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I have a .wav file which recorded by me when I was playing guitar notes. Then I used below program to read my .wav file data. I used Naudio library.

AudioFileReader readertest = new AudioFileReader(@"E:\song\music.wav");
int bytesnumber = (int)readertest.Length;
var buffer = new float[bytesnumber];
readertest.Read(buffer, 0, bytesnumber);

for (int i = 0; i < buffer.Length; i++)
{
    Console.Write(buffer[i] + "\n");
}

it outputs like below.(part of output).

       0.00567627
       0.007659912
       0.005187988
       0.005706787
       0.005218506
       0.003051758
       0.004669189
       0.0007324219
       0.004180908
      -0.001586914
       0.00402832
      -0.003479004
       0.003143311
      -0.004577637
       0.001037598
      -0.005432129
      -0.001800537
      -0.005157471

I'm confused about what this output data contains. I want to take peak frequencies where the notes are played. How can I convert the above data to frequencies?

5
4

The data you are seeing is the raw samples in floating point format. This is the waveform data that represents the audio signal. When sent to the playback device it produces the sound.

To get a frequency map you will need to pass blocks of sample data through an FFT function to get the base analysis, returned as a pair of values (X and Y) for each frequency bin. From this you can calculate the power level for the frequencies in the signal. The power function is basically 10 * Log10(Sqrt(X*X + Y*Y)) for each element in the array. (And you probably never thought you'd use Pythagoras Theorem outside of Trig class!)

The resultant array will have the same number of items in it as you passed to the FFT. Each value represents the frequency n * Fs / N where n is the offset into the array, N is the array length and Fs is that sample rate. Take the bottom half of the samples and work with those. Anything in the top half of the array will be of no use to you, so make sure your sample rate is high enough that the frequencies you are interested in are less than half the sampling rate.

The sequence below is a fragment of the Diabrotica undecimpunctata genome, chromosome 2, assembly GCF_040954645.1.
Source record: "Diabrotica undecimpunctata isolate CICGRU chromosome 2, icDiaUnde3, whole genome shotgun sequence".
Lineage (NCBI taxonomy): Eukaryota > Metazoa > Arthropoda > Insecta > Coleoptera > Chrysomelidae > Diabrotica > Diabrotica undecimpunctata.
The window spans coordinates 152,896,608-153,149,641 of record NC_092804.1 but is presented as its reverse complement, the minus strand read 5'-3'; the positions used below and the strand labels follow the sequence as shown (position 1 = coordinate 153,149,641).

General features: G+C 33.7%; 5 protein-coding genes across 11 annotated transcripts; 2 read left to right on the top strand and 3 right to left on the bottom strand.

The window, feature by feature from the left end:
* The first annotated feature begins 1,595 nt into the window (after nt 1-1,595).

The size of the buffer you pass to the FFT is going to be a trade-off between frequency resolution, response time and allowance for the windowing function. Too short a buffer will get nasty spectral bleed and your frequency resolution goes out the window, too long and it can be late recognizing the tones. And of course it needs to be a power of two for the FFT, so picking the right value is probably going to take some work. Test the various options and see which one fits best for you.

Mark has written some code for FFT visualization in the NAudioWpfDemo sample application. Have a look at the SpectrumAnalyzer custom control which contains the power function (in SpectrumAnalyzer.GetYPosLong). Also look at the SampleAggregator class which contains the sample to FFT aggregation code.

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  • Omg thank you very much . i was looking for good answer like this .
    – chade
    Nov 13 '15 at 18:03
  • @Corey "Too short a buffer will get nasty spectral bleed and your frequency resolution goes out the window" -> what do you mean by that ? Could this be the cause for frequencies being detected at around 4khz for a human voice recording ?
    – Saryk
    Jun 16 '17 at 14:44
  • @Saryk The shorter your input buffer the fewer output bins you get and the more junk you will get in the output. But you'll only get values up to half the sample rate at best, so a low sample rate might be your problem.
    – Corey
    Jun 18 '17 at 12:19

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